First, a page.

Asian shoppers thirst for luxury
- 24 January 2011
- From the section Business
Something quite extraordinary is happening across Asia.
In the big cities all across the continent, people are shopping as though their lives depended on it, day after day.
In Singapore and Hong Kong, it's been the main leisure pursuit for years.
But now, rather suddenly, the cult of luxury shopping is spreading - and China is emerging as what will soon be the biggest luxury market in the whole world.
So many times in the past few decades, the insatiable appetite of the Americans for imported consumer goods has helped the world out of recession or helped to avoid it.
But if China's emerging class of consumers put their mind to it - up to 800 million of them, compared with roughly 200 million in the USA - their buying power will shape the needs and demands of the rest of the world.
In 2010 China became the biggest marketplace in the world for cars. It was already the largest market for mobile phones. The world's second largest economy, Japan, has been deposed - replaced (of course) by China.
And the place that has hitherto been the great consuming nation - the USA - is soon going to be eclipsed. Asians seem to have an even hungrier appetite for luxuries: people who only 20 years ago hardly knew what bling was.
Retail expert Paul Husband has been based in Hong Kong for 25 years and he knows the scale of what's happening in the East.
And with his Louis Vuitton bag, Cartier watch and Ferragamo shoes, he knows a thing or two about luxury too.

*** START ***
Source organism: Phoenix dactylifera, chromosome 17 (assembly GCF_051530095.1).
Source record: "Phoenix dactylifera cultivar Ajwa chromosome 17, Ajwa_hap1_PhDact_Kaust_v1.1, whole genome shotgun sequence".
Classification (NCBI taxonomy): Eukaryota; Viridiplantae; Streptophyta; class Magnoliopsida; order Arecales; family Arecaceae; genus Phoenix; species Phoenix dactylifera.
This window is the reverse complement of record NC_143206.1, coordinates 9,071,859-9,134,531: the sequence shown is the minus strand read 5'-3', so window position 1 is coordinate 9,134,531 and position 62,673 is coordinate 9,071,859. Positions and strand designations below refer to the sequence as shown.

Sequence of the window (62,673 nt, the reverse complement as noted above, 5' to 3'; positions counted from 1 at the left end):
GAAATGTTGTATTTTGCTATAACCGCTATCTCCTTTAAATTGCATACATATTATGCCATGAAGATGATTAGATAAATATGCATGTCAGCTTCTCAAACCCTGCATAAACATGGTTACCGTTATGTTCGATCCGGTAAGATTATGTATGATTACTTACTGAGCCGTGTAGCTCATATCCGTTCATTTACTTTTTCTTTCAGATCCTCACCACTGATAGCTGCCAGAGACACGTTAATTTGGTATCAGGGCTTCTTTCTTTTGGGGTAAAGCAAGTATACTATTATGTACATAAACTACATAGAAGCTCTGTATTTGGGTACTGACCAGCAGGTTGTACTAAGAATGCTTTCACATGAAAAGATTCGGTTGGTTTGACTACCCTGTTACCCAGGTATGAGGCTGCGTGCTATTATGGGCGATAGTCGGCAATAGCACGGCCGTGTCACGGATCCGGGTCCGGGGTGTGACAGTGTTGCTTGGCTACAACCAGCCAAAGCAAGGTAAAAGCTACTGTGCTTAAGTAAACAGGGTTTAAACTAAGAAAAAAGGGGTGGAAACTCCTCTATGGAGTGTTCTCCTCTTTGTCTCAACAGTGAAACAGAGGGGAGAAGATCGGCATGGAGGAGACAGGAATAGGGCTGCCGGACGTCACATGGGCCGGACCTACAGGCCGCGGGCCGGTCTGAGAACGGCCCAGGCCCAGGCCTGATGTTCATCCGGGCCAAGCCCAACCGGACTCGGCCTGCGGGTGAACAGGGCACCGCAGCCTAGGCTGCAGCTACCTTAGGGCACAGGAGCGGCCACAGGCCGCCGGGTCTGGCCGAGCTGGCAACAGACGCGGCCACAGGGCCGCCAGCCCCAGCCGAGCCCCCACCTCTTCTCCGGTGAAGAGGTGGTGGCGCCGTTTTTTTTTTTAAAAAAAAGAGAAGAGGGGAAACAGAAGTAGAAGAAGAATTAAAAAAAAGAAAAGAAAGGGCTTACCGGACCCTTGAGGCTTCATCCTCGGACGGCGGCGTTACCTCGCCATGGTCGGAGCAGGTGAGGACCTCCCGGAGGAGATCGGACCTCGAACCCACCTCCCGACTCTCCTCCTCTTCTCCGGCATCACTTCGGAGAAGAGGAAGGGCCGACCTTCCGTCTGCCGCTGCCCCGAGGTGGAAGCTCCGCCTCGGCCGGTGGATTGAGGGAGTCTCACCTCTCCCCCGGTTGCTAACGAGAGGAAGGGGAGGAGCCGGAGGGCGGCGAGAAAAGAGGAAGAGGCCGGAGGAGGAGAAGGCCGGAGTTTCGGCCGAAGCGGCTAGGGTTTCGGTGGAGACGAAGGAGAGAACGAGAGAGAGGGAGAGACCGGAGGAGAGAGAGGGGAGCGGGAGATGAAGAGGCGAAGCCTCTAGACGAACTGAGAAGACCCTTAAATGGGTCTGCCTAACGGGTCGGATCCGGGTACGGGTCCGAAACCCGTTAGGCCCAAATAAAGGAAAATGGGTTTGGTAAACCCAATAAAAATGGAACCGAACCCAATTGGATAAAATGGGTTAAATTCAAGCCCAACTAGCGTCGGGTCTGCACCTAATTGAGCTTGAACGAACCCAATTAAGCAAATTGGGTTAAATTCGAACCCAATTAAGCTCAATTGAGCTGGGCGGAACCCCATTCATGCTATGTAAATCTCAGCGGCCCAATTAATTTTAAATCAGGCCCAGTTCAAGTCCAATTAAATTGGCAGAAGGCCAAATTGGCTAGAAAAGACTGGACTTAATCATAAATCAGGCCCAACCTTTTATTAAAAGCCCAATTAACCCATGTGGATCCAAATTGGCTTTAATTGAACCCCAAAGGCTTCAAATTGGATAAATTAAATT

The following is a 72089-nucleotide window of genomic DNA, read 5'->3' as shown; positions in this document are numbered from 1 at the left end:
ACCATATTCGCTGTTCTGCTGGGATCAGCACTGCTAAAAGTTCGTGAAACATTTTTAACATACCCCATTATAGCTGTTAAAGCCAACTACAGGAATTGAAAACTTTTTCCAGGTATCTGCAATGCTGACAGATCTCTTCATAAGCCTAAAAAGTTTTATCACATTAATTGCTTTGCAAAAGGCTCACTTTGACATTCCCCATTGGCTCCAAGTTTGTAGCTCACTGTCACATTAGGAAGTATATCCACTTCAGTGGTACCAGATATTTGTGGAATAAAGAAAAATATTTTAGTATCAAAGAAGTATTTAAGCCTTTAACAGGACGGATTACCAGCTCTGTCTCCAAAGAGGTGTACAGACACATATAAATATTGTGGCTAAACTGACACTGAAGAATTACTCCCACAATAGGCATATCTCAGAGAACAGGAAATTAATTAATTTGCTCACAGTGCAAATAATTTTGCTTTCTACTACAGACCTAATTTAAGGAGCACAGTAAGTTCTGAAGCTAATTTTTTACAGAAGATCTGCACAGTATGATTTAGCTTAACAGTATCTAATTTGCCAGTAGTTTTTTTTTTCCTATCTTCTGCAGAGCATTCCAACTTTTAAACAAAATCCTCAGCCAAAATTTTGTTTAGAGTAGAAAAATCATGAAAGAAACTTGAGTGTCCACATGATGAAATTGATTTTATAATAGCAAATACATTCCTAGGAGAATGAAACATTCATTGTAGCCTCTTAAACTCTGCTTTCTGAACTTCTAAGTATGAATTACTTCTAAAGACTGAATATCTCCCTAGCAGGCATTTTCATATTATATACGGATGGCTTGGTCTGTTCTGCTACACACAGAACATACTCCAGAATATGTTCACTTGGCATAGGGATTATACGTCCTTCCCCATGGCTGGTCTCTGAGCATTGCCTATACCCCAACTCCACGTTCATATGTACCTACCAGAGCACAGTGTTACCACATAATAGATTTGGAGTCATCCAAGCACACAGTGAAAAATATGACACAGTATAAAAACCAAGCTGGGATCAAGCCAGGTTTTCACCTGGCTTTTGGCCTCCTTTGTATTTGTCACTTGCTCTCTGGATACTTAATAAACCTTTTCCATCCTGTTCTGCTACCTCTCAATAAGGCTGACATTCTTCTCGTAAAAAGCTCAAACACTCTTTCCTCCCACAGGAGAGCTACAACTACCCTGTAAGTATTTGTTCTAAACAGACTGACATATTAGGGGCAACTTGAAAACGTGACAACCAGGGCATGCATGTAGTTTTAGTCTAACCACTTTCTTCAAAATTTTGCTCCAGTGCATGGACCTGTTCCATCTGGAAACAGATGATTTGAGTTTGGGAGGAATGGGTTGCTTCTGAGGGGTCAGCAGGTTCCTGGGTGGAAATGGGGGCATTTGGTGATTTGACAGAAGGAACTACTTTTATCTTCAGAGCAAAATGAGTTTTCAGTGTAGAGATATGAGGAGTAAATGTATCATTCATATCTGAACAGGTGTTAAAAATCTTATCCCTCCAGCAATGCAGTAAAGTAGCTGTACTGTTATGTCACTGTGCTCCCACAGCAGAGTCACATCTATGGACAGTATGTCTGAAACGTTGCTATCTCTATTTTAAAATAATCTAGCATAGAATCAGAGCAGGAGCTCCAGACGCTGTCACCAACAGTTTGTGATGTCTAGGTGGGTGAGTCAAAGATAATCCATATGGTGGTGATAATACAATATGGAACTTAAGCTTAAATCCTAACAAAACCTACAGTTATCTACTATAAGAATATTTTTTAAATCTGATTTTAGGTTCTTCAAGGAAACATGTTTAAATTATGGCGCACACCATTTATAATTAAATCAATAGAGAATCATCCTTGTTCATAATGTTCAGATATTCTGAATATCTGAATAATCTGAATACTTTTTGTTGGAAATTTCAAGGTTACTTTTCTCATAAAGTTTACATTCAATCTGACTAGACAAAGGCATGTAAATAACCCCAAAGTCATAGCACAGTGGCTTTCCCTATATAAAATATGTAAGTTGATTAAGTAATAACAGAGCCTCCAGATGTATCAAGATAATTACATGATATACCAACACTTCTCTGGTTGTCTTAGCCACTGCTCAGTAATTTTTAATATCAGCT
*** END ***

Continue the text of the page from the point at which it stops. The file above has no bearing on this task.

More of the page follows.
"It began really in the very late 80s and early 90s," he says, when the first luxury brands like Dunhill began to enter China.
These pioneers tended to base themselves in and around western hotels - although their customers were not always westerners.
"It was opening the cult of luxury. At that time of course, you would see them in hotels and not on the street because the people with money - well, quite frankly one might have questioned where the money had come from. They had to be very discreet. Hence the luxury stores also had to be fairly invisible to the street. One didn't want to be seen going in."
But thirty years later attitudes are different. China has a more relaxed attitude toward wealth and many Chinese have successfully followed Deng Xiaoping's maxim that "to be rich is glorious".
Rags to riches
The workshop of Chinese fashion designer Zhang Zhifeng in the posh centre of Beijing is a vivid example of the opportunities open to an entrepreneur in a China moving quickly from communist puritanism to Western-style consumerism.
The ambitious but approachable designer, who heads up the label Tiger NE, is one of the people in China trying to create expensive luxury brands that speak directly to this booming market of people with newly acquired wealth.
His own story is a peculiarly Chinese take on the rags to riches tale.
"At the time of the cultural revolution, my dad was labelled as a capitalist and thrown into a gulag-style labour farm," says Mr Zhang.
"Our family was dirt poor. My mum had to learn tailoring just to make a living, to feed the family."